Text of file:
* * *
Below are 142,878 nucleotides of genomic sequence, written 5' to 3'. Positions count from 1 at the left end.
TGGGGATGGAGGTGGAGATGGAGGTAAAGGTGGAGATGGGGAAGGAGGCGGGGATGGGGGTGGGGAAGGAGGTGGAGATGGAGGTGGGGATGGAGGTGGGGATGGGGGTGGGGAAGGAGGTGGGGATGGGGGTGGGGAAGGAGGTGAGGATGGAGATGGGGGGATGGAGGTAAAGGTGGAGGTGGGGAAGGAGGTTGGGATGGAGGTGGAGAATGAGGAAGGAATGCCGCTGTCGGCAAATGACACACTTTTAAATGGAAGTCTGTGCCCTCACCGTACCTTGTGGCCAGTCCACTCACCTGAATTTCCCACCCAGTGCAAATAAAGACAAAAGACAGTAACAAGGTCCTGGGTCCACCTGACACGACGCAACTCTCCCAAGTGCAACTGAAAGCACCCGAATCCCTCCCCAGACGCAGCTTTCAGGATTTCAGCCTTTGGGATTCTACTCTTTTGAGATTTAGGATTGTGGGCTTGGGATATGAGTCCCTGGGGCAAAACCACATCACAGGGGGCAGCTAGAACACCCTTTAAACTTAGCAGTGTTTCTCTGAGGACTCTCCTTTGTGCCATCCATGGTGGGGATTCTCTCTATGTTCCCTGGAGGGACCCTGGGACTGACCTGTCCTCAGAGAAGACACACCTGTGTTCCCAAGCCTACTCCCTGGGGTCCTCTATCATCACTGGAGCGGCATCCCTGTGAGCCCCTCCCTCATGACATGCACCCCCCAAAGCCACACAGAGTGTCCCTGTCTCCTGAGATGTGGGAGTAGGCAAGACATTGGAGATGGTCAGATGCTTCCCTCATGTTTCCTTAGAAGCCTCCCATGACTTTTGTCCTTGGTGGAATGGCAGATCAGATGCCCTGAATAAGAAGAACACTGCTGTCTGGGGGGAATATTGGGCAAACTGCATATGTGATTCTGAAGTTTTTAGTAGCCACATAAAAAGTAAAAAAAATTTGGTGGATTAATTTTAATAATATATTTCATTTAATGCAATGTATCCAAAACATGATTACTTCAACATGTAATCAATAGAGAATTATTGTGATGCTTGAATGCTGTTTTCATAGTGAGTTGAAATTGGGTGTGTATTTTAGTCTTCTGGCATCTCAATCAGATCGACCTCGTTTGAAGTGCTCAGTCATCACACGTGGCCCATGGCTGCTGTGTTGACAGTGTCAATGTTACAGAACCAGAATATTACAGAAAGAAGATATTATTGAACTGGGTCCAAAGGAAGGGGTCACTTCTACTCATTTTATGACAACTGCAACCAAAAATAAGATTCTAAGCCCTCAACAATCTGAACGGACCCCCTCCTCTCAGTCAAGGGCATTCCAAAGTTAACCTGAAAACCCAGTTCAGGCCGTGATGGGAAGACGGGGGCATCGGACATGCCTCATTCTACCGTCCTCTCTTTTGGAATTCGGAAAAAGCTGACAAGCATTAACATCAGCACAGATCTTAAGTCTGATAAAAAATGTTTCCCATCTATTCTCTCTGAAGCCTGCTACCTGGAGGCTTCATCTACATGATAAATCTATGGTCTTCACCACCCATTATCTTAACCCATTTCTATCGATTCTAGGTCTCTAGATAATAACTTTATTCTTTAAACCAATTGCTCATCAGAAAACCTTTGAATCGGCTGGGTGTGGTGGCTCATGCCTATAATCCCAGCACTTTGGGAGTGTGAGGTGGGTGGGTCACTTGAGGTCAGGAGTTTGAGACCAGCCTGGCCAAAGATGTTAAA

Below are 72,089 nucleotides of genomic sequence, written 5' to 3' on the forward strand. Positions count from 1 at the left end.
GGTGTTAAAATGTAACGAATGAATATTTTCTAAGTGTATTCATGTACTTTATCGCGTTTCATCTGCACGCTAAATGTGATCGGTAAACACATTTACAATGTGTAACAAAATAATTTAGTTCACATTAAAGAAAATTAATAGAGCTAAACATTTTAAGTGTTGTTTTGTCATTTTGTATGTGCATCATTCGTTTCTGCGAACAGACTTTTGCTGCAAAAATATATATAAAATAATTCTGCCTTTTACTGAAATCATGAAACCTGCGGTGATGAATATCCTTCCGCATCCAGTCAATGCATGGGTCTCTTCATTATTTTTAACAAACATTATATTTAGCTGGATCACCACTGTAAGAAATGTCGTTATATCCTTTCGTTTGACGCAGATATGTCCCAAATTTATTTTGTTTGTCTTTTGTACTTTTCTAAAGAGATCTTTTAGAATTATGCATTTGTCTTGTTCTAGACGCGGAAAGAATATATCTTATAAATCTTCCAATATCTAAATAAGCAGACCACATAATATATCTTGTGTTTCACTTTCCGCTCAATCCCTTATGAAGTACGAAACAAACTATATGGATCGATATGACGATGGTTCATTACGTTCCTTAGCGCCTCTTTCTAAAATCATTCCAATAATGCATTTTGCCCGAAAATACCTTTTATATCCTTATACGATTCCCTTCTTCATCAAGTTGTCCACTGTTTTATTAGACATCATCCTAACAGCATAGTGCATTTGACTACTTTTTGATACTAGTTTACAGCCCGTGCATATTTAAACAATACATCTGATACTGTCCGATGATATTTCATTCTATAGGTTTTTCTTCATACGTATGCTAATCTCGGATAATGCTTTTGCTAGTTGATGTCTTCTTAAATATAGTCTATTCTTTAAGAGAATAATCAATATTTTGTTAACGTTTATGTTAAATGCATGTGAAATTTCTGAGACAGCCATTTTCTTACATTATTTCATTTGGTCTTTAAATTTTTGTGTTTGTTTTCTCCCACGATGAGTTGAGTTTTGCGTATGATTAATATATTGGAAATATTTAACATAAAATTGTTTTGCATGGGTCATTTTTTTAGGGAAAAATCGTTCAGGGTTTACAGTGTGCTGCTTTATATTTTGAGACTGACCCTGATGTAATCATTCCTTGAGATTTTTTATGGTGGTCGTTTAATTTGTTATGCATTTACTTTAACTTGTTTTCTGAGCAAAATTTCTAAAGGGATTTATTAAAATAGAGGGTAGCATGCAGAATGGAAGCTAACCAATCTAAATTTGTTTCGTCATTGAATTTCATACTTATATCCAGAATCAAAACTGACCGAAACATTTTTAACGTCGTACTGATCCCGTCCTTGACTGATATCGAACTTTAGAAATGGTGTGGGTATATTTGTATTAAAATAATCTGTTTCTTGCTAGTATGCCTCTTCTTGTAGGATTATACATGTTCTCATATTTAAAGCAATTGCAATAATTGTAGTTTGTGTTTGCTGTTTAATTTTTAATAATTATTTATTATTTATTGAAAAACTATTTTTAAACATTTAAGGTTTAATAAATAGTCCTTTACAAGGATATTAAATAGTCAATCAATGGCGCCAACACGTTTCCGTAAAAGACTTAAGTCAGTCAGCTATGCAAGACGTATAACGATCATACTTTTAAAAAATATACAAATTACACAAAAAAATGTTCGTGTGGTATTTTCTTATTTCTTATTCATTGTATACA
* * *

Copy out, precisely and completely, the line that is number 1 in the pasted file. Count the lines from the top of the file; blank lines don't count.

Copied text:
Below are 142,878 nucleotides of genomic sequence, written 5' to 3'. Positions count from 1 at the left end.